A new book by a campaigning journalist has exposed how disabled people and others were harassed, neglected and abused by the state bodies they were forced to rely on to survive during the years of austerity.
In Abusing Power*, Kate Belgrave particularly focuses on the actions of local authorities and the Department for Work and Pensions (DWP).
Belgrave’s book is based on five years of grassroots journalism in which she joined claimants at their jobcentre meetings, helped them with their claim forms, and confronted council leaders.
The book includes transcripts of covert recordings of interviews and meetings that show exactly how benefit claimants were treated by representatives of public bodies such as jobcentre advisers, local councillors and homelessness officers.
She manages to expose some of the “false statements” made by organisations like DWP, such as its claim that disabled people received “tailored” support from jobcentre advisers, following the decision to cut the number of disability employment advisers (DEAs).
Belgrave recorded jobcentre advisers saying exactly the opposite, “that removing DEAs from jobcentres had been disastrous for people with support needs, and that no ‘tailored’ or replacement service had been introduced”.
She also writes of the “institutional contempt for benefit claimants that permeated public sector organisations in austerity: a feeling that government rhetoric about scrounging claimants had taken hold”.
And she says that it was a “matter of luck” whether claimants found an officer who was decent and helpful.
DWP and local authorities, she said, held all the cards: “housing, benefits and the power to menace”.
She highlights how asking the state for help meant “having to sacrifice privacy and freedom” and being forced to attend repeated assessments where officers and assessors pick through their personal histories.
She writes: “People talked about making a choice and a major sacrifice either way: homelessness and freedom, or help and the grip of the state.”
One chapter examines the experiences of a disabled woman, Linda*, whose benefit claim was closed by her local jobcentre without warning because she had been extremely unwell and had not been given the telephone number to call when she was unable to attend a meeting.
Linda tells Belgrave in the jobcentre: “…they don’t give a shit, these people. They stopped my housing benefit and everything.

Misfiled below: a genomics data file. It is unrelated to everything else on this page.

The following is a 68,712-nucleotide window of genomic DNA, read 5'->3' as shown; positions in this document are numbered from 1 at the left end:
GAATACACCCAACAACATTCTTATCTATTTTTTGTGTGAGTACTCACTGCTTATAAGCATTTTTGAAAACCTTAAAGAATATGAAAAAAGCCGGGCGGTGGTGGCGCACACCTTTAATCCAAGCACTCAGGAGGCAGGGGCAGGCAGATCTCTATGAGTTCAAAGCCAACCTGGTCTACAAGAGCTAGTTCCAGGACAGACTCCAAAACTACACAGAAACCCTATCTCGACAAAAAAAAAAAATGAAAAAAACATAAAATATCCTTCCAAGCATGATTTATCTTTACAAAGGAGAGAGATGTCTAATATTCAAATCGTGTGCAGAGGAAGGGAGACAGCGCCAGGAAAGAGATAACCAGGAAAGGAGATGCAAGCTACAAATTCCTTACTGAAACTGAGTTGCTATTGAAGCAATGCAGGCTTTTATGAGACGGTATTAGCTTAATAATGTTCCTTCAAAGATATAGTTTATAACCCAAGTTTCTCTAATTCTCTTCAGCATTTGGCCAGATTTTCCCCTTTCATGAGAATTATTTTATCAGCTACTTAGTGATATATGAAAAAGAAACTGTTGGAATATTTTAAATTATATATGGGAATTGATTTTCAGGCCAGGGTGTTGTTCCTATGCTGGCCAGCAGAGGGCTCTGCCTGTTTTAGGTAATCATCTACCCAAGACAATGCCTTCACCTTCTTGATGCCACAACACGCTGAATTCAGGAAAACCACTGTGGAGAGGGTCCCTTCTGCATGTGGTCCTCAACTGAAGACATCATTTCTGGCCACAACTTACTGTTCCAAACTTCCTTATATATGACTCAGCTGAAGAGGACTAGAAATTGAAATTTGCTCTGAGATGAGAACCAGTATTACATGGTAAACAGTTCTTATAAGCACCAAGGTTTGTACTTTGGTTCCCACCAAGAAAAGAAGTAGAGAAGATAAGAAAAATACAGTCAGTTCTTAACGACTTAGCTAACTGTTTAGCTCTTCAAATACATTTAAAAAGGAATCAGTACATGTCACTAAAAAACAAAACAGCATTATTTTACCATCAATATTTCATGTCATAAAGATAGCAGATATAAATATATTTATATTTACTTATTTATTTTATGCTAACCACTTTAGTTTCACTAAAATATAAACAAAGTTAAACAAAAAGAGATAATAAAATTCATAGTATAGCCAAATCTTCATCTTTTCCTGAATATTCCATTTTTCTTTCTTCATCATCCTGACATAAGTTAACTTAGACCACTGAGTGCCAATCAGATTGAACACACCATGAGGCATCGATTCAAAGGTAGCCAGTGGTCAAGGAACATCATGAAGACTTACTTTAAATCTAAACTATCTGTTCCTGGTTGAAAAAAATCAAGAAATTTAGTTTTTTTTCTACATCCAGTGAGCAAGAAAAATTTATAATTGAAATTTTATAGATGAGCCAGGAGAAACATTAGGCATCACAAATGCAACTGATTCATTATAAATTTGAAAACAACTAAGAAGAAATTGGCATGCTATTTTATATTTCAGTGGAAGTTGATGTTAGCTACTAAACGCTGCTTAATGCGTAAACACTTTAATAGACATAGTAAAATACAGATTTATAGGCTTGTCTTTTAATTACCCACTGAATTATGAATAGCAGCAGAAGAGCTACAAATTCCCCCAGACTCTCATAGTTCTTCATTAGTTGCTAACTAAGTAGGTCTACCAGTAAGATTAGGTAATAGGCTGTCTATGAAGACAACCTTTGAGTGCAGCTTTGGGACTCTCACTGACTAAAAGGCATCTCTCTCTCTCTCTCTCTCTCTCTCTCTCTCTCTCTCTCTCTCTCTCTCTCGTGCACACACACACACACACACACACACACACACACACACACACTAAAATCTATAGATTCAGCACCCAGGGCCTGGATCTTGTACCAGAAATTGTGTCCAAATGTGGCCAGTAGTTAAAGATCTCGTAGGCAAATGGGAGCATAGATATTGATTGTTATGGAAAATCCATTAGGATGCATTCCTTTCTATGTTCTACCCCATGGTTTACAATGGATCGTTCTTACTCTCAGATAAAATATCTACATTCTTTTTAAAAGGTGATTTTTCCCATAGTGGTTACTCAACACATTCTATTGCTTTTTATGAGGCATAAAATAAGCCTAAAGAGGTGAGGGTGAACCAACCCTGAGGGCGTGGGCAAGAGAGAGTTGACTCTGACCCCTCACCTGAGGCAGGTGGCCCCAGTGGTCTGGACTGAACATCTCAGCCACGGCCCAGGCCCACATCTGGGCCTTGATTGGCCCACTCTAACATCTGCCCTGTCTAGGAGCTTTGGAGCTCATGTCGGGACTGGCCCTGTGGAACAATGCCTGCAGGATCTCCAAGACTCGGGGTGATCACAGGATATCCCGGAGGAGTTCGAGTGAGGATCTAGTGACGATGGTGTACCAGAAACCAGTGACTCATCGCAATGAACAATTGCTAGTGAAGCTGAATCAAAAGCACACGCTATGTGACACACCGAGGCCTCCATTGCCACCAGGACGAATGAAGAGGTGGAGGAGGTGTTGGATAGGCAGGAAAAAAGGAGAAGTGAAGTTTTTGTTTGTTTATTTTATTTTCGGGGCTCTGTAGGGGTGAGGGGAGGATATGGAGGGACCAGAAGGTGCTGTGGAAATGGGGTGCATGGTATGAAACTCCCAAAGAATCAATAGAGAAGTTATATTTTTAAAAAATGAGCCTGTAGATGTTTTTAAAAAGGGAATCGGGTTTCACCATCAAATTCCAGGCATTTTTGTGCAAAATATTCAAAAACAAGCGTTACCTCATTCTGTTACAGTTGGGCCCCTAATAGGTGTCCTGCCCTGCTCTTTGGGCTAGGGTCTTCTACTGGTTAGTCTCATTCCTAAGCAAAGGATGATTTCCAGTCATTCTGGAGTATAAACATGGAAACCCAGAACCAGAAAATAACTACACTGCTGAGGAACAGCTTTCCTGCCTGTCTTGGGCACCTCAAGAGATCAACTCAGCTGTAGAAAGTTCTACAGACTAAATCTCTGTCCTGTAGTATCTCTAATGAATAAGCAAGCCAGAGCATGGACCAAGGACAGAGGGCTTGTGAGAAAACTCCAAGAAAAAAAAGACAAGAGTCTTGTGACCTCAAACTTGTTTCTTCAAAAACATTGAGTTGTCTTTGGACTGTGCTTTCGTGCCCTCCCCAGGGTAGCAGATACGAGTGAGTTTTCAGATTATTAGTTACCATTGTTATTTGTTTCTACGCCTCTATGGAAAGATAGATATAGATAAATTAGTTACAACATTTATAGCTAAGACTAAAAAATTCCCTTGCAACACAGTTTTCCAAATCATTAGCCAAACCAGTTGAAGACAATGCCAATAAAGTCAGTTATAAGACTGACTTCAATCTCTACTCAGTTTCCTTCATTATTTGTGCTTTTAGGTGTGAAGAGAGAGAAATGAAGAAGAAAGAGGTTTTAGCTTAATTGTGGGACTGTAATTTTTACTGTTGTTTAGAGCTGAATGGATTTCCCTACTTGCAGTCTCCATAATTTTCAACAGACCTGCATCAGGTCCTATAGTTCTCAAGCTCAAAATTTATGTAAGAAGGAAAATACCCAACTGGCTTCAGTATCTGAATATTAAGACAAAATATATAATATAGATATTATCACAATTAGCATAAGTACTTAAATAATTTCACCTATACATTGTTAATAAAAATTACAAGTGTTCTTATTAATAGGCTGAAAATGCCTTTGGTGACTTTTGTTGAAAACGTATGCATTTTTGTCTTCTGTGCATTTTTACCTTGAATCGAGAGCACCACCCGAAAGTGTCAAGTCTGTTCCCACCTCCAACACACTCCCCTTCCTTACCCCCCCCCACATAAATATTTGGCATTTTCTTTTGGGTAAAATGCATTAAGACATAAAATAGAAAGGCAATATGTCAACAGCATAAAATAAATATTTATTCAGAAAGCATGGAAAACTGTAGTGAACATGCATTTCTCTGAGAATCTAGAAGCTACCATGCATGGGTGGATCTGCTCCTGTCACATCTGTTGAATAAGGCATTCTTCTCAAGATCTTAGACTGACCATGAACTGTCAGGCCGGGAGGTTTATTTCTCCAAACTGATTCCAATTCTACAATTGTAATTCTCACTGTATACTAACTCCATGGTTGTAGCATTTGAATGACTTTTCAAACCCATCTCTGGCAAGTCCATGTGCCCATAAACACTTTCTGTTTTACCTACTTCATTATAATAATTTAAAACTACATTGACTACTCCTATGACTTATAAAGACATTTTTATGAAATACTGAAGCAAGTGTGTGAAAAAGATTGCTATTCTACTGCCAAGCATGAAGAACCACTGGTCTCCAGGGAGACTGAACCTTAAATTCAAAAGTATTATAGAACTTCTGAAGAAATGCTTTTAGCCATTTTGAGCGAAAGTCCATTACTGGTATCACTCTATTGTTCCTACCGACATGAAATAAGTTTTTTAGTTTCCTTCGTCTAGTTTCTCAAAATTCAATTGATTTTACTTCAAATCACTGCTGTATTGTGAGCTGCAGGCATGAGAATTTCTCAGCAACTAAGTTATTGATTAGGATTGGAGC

“It’s that woman over there – she didn’t give me the phone number…
“When I was ill, I couldn’t get hold of her. They don’t give a shit. Oh. I thought I was going to pass out in the bus… what’s bad is that if you’re ill, you can’t help being ill. But they don’t give a damn.”
Linda was left with no money, and faced eviction, but neither she, nor Belgrave, could find anyone on duty at the jobcentre who was willing to help her.
It was, writes Belgrave, an example of “bloodless bureaucracy” and “public sector dysfunction”, another “hostile” jobcentre where “aggressive sanctions regimes set advisers and claimants against each other”.
Belgrave told Disability News Service (DNS) this week: “I wanted to not only interview people who were experiencing the benefits system but also go through the experience with them – jobcentres and PIP assessments – and talk about how that experience of this brutal state has actually shaped people’s politics and thinking.”
As she spent more time with people, she witnessed how the “constant harassment” of being rung repeatedly by the council “starts influencing how you think” and leads to a “slow deterioration” in people’s wellbeing.
She describes how she spent time with Eddie*, who has learning difficulties and diabetes, and whose life had imploded after his mother died.
The lack of support led to him being stuck for years in a cycle of “filthy flats and jobcentre charades”, until an activist from Kilburn Unemployed Workers’ Group, who had volunteered to support him and spent months helping him try to navigate the system, eventually finds him a sheltered flat.
Belgrave believes that neither those on the right – with their view that those in poverty just need to “pull their finger out” – or those on the left, with their “romanticized views” that paint all those in poverty as a victim, have any understanding “of people’s complex situations”.
She told DNS: “This is how things unfold when people have no money and no recourse against the state that they are forced to rely on to survive.
“Fending off an intrusive, punitive, unaccountable state became the main focus of people’s lives. That relentless pressure started to affect the way that people thought and behaved.”
*Abusing Power: How an aggressive austerity state shaped people’s politics and lives. The book is not for sale, but it is available free for a limited period as a PDF document. Its publication was funded by a grant from the Barry Amiel and Norman Melburn Trust
**Not their real name
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